including champagne toast and dinner for four people.

Firecracker sponsorship includes a custom pier plank and certificate, sponsor
recognition in Islander online promotions and 2 VIP seats at the Anna Maria
City Pier Restaurant Saturday, May 14, 2011, for the fireworks celebration,
including champagne toast and dinner for two people.

SINGLE PLAMK: Including up to 12 letters, $100. Additional letters $3.
To order visit City Pier Plank Walk at www.islander.org.
For more information, call 941.778.7978.


The Islander


Island showcases cultural canvatFc

It is not unusual for beachgoers to find an artist's
easel among the umbrellas, towels, chairs and sand
pails on the shores of Anna Maria Island.
AMI is a retreat for some artists, and a home for
many more. They showcase their work at a number
of local art galleries which outnumber gasoline
stations on the Island.
Local arts venues include:
Back Alley, 121 Bridge St., Bradenton Beach.
Artists Guild Gallery, 5414 Marina Drive,
Holmes Beach; www.amiartistsguildgallery.com
Island Gallery West, 5368 Gulf Drive, Holmes
Blvd.; www.islandgallerywest.com.
Anna Maria Island Art League, 5312 Holmes
Blvd., Holmes Beach; www.islandartleague.org.
The Studio at Gulf and Pine, 10101 Pine Ave.,
Anna Maria; www.studioatgulfandpine.com.
The Island also is home to the Island Players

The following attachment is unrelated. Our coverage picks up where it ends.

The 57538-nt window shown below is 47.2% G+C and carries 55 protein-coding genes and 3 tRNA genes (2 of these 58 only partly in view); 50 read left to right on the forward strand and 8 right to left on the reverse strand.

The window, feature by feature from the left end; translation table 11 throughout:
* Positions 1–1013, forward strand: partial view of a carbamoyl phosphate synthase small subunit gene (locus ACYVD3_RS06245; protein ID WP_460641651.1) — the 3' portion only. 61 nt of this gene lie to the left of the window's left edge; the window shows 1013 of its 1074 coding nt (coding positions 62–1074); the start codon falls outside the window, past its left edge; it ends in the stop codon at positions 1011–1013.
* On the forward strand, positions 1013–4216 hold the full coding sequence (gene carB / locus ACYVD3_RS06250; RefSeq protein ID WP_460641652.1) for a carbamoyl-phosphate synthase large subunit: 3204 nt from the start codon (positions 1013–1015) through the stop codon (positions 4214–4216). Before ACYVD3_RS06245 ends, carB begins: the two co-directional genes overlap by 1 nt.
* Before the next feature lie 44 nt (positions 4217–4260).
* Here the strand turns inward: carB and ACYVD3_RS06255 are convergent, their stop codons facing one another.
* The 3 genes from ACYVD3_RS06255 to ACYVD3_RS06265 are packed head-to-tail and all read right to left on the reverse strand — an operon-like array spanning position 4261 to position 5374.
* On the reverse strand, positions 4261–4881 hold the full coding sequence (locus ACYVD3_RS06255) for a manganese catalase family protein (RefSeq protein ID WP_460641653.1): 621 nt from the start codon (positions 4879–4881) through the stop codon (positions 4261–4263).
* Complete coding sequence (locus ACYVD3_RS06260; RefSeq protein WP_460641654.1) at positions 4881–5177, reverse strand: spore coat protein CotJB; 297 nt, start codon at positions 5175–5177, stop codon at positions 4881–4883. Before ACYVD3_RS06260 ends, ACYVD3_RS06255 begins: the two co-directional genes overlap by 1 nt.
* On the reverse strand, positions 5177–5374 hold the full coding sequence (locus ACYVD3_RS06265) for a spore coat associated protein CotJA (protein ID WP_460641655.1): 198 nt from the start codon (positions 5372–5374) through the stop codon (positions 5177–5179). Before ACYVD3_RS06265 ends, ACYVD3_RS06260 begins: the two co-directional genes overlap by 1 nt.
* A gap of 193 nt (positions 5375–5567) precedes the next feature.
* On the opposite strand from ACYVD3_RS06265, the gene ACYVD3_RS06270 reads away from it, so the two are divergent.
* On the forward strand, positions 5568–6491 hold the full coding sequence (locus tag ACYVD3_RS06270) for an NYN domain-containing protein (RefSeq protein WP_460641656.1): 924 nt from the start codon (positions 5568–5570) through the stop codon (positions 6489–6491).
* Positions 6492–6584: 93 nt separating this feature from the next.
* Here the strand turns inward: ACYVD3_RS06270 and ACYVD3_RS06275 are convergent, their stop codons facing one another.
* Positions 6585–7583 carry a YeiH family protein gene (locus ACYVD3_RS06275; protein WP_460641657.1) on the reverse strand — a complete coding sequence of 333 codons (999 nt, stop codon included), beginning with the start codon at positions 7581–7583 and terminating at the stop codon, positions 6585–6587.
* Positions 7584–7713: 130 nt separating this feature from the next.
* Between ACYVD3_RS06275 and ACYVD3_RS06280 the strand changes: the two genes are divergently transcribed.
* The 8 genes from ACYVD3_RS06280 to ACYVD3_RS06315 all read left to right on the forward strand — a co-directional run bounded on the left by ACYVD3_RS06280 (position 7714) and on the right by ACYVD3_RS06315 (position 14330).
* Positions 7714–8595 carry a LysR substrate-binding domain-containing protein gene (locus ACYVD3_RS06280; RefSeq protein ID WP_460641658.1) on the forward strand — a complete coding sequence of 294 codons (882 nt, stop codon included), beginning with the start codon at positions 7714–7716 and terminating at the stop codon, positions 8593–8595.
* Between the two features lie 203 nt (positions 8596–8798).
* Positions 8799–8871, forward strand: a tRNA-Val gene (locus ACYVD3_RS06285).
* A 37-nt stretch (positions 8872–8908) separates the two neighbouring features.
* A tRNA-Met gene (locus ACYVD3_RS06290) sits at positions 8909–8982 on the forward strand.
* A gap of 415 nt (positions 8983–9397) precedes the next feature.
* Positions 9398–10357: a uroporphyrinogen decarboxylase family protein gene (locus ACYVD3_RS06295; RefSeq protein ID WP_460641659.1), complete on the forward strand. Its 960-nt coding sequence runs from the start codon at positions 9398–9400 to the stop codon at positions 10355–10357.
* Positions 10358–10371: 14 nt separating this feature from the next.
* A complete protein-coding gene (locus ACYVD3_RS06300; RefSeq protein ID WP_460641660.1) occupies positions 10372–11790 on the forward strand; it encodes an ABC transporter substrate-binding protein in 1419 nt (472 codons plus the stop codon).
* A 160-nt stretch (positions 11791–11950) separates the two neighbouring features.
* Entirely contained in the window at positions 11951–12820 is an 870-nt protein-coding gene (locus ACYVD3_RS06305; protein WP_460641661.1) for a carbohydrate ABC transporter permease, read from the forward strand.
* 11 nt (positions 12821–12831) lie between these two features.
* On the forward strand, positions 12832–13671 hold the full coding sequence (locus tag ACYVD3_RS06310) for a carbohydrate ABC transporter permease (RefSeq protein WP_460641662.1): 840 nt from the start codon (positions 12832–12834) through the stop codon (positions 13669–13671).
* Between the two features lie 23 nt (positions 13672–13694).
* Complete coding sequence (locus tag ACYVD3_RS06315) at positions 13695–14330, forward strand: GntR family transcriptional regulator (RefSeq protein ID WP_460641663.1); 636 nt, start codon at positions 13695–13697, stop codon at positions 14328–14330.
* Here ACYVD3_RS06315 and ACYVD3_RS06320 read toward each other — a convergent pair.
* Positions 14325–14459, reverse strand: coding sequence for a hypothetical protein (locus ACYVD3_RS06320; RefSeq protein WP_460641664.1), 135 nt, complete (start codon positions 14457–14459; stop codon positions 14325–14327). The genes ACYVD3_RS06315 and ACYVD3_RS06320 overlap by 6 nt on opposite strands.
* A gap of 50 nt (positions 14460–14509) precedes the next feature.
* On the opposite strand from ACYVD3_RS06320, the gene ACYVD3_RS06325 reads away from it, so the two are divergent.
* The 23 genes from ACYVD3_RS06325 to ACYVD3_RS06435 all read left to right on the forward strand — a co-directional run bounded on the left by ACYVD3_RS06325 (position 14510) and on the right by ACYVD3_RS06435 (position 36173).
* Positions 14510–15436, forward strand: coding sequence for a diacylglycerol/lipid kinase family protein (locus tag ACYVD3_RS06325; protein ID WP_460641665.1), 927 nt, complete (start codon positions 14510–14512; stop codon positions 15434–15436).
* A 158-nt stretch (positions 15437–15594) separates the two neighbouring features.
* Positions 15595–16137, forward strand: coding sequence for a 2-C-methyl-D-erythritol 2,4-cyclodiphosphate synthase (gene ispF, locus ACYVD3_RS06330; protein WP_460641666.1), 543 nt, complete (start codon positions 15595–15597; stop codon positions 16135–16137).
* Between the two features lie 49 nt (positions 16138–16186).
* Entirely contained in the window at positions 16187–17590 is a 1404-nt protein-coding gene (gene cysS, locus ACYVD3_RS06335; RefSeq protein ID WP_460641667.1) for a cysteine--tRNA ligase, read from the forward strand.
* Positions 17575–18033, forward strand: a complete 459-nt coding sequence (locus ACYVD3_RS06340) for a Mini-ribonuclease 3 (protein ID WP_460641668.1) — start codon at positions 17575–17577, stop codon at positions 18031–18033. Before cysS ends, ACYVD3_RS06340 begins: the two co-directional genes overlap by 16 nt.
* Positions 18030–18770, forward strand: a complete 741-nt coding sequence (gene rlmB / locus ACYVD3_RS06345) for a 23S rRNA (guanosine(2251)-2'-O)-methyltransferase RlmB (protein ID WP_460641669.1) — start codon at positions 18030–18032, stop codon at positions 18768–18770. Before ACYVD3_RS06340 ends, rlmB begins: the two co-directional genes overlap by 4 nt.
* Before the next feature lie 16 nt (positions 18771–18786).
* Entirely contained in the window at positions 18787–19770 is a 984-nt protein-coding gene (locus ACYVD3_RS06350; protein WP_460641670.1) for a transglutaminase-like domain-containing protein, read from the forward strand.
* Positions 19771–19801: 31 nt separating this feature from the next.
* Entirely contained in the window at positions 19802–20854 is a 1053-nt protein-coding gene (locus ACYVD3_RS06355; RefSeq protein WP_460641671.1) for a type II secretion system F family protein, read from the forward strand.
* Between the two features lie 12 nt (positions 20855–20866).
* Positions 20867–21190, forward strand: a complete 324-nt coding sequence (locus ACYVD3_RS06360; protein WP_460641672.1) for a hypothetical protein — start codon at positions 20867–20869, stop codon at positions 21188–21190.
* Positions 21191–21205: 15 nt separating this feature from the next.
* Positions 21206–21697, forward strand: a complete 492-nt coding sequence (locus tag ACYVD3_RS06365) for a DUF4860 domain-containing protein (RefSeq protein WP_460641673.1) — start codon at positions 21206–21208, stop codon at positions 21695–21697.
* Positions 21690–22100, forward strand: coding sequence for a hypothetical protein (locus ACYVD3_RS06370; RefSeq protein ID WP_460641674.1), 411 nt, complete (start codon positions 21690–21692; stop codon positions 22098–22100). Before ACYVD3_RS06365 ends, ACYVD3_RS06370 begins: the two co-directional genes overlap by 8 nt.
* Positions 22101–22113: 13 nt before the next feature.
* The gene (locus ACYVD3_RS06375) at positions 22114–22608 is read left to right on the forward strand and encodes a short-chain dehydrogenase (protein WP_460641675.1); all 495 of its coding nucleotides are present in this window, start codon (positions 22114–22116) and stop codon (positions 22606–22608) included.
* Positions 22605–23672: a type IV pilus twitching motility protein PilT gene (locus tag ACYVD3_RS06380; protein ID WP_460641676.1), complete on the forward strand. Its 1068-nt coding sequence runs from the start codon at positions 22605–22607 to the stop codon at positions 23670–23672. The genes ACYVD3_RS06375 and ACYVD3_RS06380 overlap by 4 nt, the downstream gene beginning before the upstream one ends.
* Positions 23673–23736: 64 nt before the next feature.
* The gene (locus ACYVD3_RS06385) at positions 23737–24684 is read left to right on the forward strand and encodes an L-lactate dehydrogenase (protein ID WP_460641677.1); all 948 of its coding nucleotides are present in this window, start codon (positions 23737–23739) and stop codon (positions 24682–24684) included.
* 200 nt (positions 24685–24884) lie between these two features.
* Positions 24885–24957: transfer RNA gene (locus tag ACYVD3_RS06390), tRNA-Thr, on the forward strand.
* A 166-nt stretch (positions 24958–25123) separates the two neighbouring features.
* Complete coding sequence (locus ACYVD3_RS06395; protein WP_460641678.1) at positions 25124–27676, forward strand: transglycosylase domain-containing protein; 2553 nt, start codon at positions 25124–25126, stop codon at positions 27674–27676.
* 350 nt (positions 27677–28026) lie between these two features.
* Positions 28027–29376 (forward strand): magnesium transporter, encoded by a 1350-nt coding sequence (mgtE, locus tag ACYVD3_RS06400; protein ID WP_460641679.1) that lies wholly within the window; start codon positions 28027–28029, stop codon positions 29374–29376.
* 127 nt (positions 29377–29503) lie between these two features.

theatrical group and playhouse at Pine Avenue and
Gulf Drive in Anna Maria, and the Anna Maria Island
Concert Chorus and Orchestra, which performs at
Crosspointe Fellowship Church in Holmes Beach.
The local art groups sponsor an ArtsHOP week-
end in November, and AMIAL hosts two juried art
festivals, WinterFest in December and SpringFest in
The nearby village of Cortez also hosts a major
art-themed festival in February, the Cortez Commer-
cial Fishing Festival, and a folk festival in Novem-
Additionally, Bradenton offers riches in the realm
of arts and cultural attractions, including the Village
of the Arts district, the South Florida Museum, Man-
atee Players and DeSoto National Park in Braden-
Sarasota hosts Circus Sarasota, PAL Sailor
Circus, the Sarasota Ballet, the Sarasota Film Fes-
tival, the John and Mable Ringling Museum of Art,

Gulf-front motel on a beautiful.
quiet beach with white sand.
family-owned for more than 35
years. All of our rooms have a -
Gulf of Mexico view, daily room
service. Cable V and individual "
.ontfrblled A/C.. Hit the'bedch, just
a few steps away from 'our room.
or take the free Trolley to explore ,
Anna Maria Island.. _

gir S6306 Gulf Drive,
SHolmes Beach FL 34217